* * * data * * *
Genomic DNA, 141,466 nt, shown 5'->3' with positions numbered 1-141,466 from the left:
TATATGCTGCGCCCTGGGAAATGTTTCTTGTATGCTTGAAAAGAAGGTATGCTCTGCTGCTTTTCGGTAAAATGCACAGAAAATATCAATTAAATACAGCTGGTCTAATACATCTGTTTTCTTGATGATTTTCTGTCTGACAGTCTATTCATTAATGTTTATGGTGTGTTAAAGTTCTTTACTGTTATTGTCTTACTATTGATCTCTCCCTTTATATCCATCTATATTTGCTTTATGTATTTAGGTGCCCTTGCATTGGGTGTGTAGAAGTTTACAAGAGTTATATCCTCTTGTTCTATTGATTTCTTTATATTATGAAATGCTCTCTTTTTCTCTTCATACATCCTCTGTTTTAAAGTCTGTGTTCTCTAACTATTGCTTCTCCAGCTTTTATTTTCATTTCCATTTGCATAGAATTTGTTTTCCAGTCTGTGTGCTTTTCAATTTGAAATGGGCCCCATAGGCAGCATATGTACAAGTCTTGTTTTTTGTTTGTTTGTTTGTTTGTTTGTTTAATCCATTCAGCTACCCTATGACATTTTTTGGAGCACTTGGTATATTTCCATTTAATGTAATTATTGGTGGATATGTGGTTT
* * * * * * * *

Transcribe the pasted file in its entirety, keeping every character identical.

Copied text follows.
Genomic DNA, 141,466 nt, shown 5'->3' with positions numbered 1-141,466 from the left:
TATATGCTGCGCCCTGGGAAATGTTTCTTGTATGCTTGAAAAGAAGGTATGCTCTGCTGCTTTTCGGTAAAATGCACAGAAAATATCAATTAAATACAGCTGGTCTAATACATCTGTTTTCTTGATGATTTTCTGTCTGACAGTCTATTCATTAATGTTTATGGTGTGTTAAAGTTCTTTACTGTTATTGTCTTACTATTGATCTCTCCCTTTATATCCATCTATATTTGCTTTATGTATTTAGGTGCCCTTGCATTGGGTGTGTAGAAGTTTACAAGAGTTATATCCTCTTGTTCTATTGATTTCTTTATATTATGAAATGCTCTCTTTTTCTCTTCATACATCCTCTGTTTTAAAGTCTGTGTTCTCTAACTATTGCTTCTCCAGCTTTTATTTTCATTTCCATTTGCATAGAATTTGTTTTCCAGTCTGTGTGCTTTTCAATTTGAAATGGGCCCCATAGGCAGCATATGTACAAGTCTTGTTTTTTGTTTGTTTGTTTGTTTGTTTGTTTAATCCATTCAGCTACCCTATGACATTTTTTGGAGCACTTGGTATATTTCCATTTAATGTAATTATTGGTGGATATGTGGTTT